“God gave me a glimpse of God’s Spirit, falling upon them as a gift,” Peter said, “just as it fell upon us in the beginning. God leapt over our walls with astonishing grace. No more them and us. Who am I to object?” (Peterson)

Silence. Then praise: a praise which, according to the Psalm, encompasses the whole of creation. God’s newness has cosmic dimensions.

Jesus gathers the eleven after Judas goes off into the night. He commands them to love one another, just as he has loved them; sacrificially, obediently, as a servant. “Love each other like that,” he tells them, “and even after I’m gone, others will catch a glimpse of me in you and in your life together.”

Margaret Guenther says, “Love is the most powerful of the potent four letter words—hate, fear, work, life. And maybe the hardest to understand… [The idea of loving on command, even the command of Christ,] “boggles the mind.” And yet, here and there we catch a glimpse of people who love with greatness of spirit. They give us hope.

I read in the Washington Post about a couple: the wife, a peace advocate of national prominence; the husband, a member of the National Guard; the wife, a leader in an organization of military spouses protesting military policy; the husband, a decorated veteran of the war in Iraq. They spoke of the challenges they encounter in maintaining a loving relationship given their very different vocations and values.

The wife’s words have stayed with me. “What matters is that I remain true to myself. What matters is that I am big enough [and love him enough] to let him do the same.”

In a world where relationships unravel over where to hang a picture, where churches cannot respectfully agree to disagree, where what passes for love leaves a wake of brokenness, this couple seems to have imagined the unimaginable: how to be separate without separating.

We need a clear and compelling vision of God’s future to have stamina for our journey. Ironically, John’s vision grounds us. God does not invite us to leave this earth for a heavenly place. No. The wedding, it seems, will come to us. Our task is to live with the love and faithfulness of Jesus, as glimpses of God’s promised future, while we wait; while we hope.

Notice in John’s vision we journey toward a city, not a garden. John’s image of the holy city; perfectly prepared and beautifully adorned by the love and life of God humbles us when we think of the poverty, decay, and violence of our cities.

And yet even the cities of old earth offer glimpses of God’s new creation. Just after the Civil War, a bishop—looking out over a battered and broken Richmond—felt an urgent need to pray for the city. Seven Sisters of the Visitation answered his call to establish a convent. Purchasing a home on the city’s highest point, they began to pray for the healing of the city. Opening a school to pay their bills, the sisters taught and prayed.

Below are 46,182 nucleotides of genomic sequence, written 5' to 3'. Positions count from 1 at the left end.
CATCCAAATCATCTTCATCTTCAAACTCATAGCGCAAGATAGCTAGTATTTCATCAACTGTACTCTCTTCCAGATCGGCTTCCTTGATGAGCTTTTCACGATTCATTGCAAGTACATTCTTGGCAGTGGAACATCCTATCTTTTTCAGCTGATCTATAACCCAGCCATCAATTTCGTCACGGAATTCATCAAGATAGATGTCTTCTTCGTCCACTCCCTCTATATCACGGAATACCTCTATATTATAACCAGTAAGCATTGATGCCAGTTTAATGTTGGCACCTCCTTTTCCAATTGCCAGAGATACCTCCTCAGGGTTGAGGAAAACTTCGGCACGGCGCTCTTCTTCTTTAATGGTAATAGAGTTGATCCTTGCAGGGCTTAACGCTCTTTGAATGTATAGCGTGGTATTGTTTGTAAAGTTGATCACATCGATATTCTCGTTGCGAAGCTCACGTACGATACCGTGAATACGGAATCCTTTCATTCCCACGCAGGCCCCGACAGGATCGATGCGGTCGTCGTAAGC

Decades later, when a new generation of sisters needed to sell the convent and move elsewhere, the vision of praying over the city captured the imagination of an Episcopal priest. Together with friends, he bought and renovated the convent and called together a community of great diversity for communal living, service in the city, and prayer.

Three times every day, the community of Richmond Hill gathers to pray for the city of Richmond and for its healing: praying for every jurisdiction of the city by name and all its leaders, people, and institutions; for all suffering and all challenges; for the end of racism in the city and for the increase of spiritual community.

The power of prayer prayed in a place sanctified by almost 150 years of prayer—it’s simplicity and its strength—almost takes your breath away.

And I saw a new heaven and a new earth; and a city, like a bride; and a people, like a husband; and God in their midst making all things new.

It is a glimpse. Can we see it?

These are sermon notes and are not intended for the purposes of publication. —Gina Gilland Campbell


Weavings, January/February 1997, “Living into the Image: Thoughts on Religious Imagination and the Imagery of Tradition,” Wendy Wright

Christian Century, 5-2-01, sermon by Margaret Guenther

The Message, Eugene Peterson, Nav Press, 2003

Bishop Janice Riggle Huie, wedding homily, 1994

“Maturity Matters,” Gina Gilland Campbell


The Rev. Canon Gina Gilland Campbell